Ad-blocking does not stand a chance against Facebook, according to a leading voice in “respectable advertising”.
Research released by PageFair on February 1 shows that 615 million devices worldwide were blocking ads in 2016 – 11 per cent of the global internet population. The figure grew by 30pc between December 2015 and December 2016 and 62pc of the 615m was made up of mobile users.
Dr Johnny Ryan is head of ecosystem at Dublin-based PageFair, a tech firm which displays respectful, secure and private ads that are unaffected by ad-blocking. Publishers use their normal ad servers to show ads to most users and use PageFair to show ads to users on the blocked web.
He told BusinessCloud that 16 per cent of desktop users in the UK are using ad-blocking technology, which the founder of one digital agency has described as reaching “shocking” proportions.
PageFair’s research showed that 74pc of users said they would leave websites with adblock walls, which bar users until they disable their adblocker.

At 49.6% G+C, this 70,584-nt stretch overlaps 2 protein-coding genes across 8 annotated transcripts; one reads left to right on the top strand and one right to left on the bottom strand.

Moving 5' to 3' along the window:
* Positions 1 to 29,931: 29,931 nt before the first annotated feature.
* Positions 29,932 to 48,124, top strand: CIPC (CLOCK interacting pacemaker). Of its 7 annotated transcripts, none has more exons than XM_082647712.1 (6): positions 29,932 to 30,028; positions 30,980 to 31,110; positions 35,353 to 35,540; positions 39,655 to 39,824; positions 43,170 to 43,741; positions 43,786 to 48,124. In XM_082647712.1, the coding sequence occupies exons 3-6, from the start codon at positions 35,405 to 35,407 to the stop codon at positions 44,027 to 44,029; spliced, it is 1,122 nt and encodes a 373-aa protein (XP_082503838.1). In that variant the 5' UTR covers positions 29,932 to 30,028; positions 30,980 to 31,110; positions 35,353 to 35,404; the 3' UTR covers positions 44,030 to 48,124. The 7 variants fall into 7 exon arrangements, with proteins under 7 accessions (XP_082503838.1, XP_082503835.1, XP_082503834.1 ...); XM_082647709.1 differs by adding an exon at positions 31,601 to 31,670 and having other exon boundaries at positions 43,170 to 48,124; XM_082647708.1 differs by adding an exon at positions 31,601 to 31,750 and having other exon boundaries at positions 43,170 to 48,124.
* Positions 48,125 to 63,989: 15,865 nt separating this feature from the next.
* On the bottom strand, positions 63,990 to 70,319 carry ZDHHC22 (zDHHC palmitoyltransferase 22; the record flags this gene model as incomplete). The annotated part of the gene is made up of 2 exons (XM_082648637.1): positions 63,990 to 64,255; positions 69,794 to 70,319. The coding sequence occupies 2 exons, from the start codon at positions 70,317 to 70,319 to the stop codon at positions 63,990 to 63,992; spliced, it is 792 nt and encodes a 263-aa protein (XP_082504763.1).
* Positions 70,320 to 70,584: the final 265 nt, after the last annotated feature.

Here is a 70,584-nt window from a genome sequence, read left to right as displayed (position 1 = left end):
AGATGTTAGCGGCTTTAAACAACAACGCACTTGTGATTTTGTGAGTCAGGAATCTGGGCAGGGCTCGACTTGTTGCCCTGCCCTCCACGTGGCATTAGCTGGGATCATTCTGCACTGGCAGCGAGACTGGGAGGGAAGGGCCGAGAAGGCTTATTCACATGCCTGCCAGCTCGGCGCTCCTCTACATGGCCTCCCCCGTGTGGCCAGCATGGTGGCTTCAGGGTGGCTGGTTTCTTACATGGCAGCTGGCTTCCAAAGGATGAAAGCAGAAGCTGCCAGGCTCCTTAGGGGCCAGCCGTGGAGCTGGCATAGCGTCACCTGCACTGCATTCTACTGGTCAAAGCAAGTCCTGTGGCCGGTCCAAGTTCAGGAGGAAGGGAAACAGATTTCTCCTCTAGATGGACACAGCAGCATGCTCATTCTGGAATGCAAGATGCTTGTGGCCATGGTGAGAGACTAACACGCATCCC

“We see growth continuing since our first data release in 2013 – ad-blocking is not going away,” he said.
PageFair founder and chief executive Sean Blanchfield has said the rise in ad-blocking tells a sobering story about the future viability of ad-funded media and journalism in developing economies.
His firm’s stated mission is to sustain the open web by re-establishing a fair deal between users and content creators.
In August, Facebook announced it would begin showing adverts for those who used ad-blocking software on desktop, making them look like natural content so they bypassed the blockers.
“Facebook has responded to ad-blocking by listening to its user problems, fixing those issues with its ads, and then displaying them in a tamper proof way,” Ryan added. “It has now figured out how to do so.
“The tug of war was brief, and lasted only while Facebook learned how to properly display ads in a way that ad-blocking companies could not tamper with.”
BELOW: Flick through the December edition of BusinessCloud’s interactive digital magazine